Automagically setting the system time to a reasonable value in DexterOS/Cinch


One well known issue, (feature!), with DexterOS/Cinch is that there is no connection to the external Internet.  Though this is by design to make the system as bullet-proof as possible, it prevents the system from obtaining an accurate and current system time and date.

The result of this lack is that the time stamps on important things like system logs, (for troubleshooting purposes), or user files can be incredibly wrong, causing confusion at the very least.

Fortunately, this need not be so.  Not only is it possible, it is relatively easy  to implement a method to update the GoPiGo’s system time by pulling the current time/date from the system the GoPiGo is connected to.

This is based on several assumptions that are very likely to be true.  If they’re not true, it should be almost trivially easy to make them so.

  • The existing DexterOS/Cinch web portal uses, or can be configured to use, Ajax/JavaScript.
  • The web server on the GoPiGo can be configured to request, and accept, POST requests back to the server, if it does not do this already.
  • It is possible to create a process or script that can be given access rights to set the system time, while blocking any other advanced permissions. Or, the GoPiGo’s web server may already have sufficient access to set the system time.
  • It is assumed that the system connected to the GoPiGo has a reasonably accurate system clock, and the system time available to the user’s browser is reasonably close.

Given these assumptions - which should be easy to implement if not already true - it borders on trivial to design a simple process that fetches the correct time from the system the GoPiGo is connected to.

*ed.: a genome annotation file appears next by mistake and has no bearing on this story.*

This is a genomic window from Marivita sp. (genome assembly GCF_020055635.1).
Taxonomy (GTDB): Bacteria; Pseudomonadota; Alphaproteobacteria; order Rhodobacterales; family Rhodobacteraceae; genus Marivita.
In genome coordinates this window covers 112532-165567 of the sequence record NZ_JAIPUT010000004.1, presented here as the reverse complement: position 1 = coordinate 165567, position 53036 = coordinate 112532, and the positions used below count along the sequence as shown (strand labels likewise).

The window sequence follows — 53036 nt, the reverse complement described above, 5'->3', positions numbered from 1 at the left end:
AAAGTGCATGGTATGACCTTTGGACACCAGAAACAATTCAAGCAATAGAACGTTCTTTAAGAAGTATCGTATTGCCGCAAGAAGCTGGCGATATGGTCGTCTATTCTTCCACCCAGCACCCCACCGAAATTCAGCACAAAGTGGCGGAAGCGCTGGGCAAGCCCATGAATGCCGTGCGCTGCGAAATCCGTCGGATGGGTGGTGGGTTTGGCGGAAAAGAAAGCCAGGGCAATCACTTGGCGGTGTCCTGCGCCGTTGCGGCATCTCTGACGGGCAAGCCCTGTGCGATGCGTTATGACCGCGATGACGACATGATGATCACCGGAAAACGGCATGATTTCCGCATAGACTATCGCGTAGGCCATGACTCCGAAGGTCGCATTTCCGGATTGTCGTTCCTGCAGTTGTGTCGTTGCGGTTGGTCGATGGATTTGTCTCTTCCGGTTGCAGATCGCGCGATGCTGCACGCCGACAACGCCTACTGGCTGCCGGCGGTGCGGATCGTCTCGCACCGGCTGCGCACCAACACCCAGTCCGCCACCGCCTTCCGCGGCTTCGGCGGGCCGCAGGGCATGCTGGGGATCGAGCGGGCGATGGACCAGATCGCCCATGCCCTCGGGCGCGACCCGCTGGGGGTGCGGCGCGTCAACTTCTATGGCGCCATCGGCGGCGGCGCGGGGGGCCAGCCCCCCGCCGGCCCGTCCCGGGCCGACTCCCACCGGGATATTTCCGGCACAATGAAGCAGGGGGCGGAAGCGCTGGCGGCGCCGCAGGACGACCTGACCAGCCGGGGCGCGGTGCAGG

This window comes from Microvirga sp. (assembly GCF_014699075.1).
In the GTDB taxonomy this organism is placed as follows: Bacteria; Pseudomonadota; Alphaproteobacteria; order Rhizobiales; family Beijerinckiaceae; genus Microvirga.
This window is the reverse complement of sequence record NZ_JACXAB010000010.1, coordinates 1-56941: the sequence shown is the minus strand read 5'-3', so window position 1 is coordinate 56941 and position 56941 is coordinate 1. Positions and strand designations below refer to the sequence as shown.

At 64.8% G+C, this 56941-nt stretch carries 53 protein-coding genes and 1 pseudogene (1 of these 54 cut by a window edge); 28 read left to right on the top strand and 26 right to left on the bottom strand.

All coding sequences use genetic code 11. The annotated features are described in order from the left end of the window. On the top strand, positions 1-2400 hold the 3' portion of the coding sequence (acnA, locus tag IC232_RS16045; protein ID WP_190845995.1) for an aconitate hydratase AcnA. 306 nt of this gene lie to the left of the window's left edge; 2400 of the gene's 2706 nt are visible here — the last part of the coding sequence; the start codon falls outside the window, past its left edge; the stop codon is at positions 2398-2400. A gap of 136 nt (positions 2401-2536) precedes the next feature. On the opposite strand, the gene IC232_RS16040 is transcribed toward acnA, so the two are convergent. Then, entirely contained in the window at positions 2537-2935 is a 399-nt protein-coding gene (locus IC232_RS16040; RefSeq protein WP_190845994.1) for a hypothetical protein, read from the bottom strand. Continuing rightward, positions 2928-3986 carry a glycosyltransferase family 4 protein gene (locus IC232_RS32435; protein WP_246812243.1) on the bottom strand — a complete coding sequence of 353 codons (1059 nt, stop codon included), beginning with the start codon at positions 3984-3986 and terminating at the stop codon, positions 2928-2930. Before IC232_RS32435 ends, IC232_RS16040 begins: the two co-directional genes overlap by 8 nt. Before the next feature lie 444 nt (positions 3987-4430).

An abstract of an e-mail I received from a friend who is a web server guru. I asked him this question and here is his reply:  (My comments are in [square brackets].)

Because the data is coming through in a non-standard way, you probably can only get within +/- a second or two.  [Which is more than adequate for the GoPiGo.]

Here is one way, documented here:  The basic idea is to force the browser to make a second connection back to the server with the time embedded in the query data.

Getting the time with JavaScript returns the current user’s machine time.  [i.e. The “system time” on the machine that connected to the GoPiGo and is displaying the GoPiGo’s web page.]

The following JavaScript code will return the number of milliseconds since midnight Jan 1, 1970:

var timestamp = new Date().getTime();

Now just grab the timestamp variable and send it back to your webserver, [i.e. the GoPiGo], if that’s where you want to save this information.  The easiest unobtrusive way I can think of to do this is by using ajax to POST the time information back to your server, for example (using jQuery):

$.post("saveusertime.php", { time: timestamp} );


JavaScript’s Date Object:

jQuery’s post() function:

Jim “JR”

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